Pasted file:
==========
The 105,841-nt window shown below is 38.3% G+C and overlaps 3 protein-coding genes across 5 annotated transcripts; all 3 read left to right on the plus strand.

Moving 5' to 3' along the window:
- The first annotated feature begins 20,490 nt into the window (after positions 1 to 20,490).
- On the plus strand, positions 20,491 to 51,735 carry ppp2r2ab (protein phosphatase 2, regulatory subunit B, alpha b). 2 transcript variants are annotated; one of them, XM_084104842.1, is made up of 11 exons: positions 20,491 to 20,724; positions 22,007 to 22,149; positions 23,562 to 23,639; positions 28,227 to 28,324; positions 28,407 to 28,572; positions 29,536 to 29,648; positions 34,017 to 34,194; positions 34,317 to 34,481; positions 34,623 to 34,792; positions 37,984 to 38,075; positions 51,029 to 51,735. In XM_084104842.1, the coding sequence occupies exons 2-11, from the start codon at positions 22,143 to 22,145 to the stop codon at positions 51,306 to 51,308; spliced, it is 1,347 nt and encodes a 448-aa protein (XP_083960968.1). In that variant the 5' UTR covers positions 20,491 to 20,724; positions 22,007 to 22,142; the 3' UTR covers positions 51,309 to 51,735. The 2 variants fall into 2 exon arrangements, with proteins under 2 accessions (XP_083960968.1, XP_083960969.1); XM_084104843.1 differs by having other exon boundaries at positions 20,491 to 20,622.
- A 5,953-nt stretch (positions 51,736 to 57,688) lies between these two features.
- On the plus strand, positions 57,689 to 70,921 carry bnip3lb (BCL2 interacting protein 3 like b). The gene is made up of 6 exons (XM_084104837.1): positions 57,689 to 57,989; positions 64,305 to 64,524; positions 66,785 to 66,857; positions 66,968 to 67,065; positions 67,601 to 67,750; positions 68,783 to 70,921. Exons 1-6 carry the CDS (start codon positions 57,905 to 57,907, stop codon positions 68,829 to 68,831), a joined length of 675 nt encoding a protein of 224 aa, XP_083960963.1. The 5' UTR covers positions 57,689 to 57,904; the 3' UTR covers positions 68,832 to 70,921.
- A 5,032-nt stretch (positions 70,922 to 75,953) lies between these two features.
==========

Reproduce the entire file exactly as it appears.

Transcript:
The 105,841-nt window shown below is 38.3% G+C and overlaps 3 protein-coding genes across 5 annotated transcripts; all 3 read left to right on the plus strand.

Moving 5' to 3' along the window:
- The first annotated feature begins 20,490 nt into the window (after positions 1 to 20,490).
- On the plus strand, positions 20,491 to 51,735 carry ppp2r2ab (protein phosphatase 2, regulatory subunit B, alpha b). 2 transcript variants are annotated; one of them, XM_084104842.1, is made up of 11 exons: positions 20,491 to 20,724; positions 22,007 to 22,149; positions 23,562 to 23,639; positions 28,227 to 28,324; positions 28,407 to 28,572; positions 29,536 to 29,648; positions 34,017 to 34,194; positions 34,317 to 34,481; positions 34,623 to 34,792; positions 37,984 to 38,075; positions 51,029 to 51,735. In XM_084104842.1, the coding sequence occupies exons 2-11, from the start codon at positions 22,143 to 22,145 to the stop codon at positions 51,306 to 51,308; spliced, it is 1,347 nt and encodes a 448-aa protein (XP_083960968.1). In that variant the 5' UTR covers positions 20,491 to 20,724; positions 22,007 to 22,142; the 3' UTR covers positions 51,309 to 51,735. The 2 variants fall into 2 exon arrangements, with proteins under 2 accessions (XP_083960968.1, XP_083960969.1); XM_084104843.1 differs by having other exon boundaries at positions 20,491 to 20,622.
- A 5,953-nt stretch (positions 51,736 to 57,688) lies between these two features.
- On the plus strand, positions 57,689 to 70,921 carry bnip3lb (BCL2 interacting protein 3 like b). The gene is made up of 6 exons (XM_084104837.1): positions 57,689 to 57,989; positions 64,305 to 64,524; positions 66,785 to 66,857; positions 66,968 to 67,065; positions 67,601 to 67,750; positions 68,783 to 70,921. Exons 1-6 carry the CDS (start codon positions 57,905 to 57,907, stop codon positions 68,829 to 68,831), a joined length of 675 nt encoding a protein of 224 aa, XP_083960963.1. The 5' UTR covers positions 57,689 to 57,904; the 3' UTR covers positions 68,832 to 70,921.
- A 5,032-nt stretch (positions 70,922 to 75,953) lies between these two features.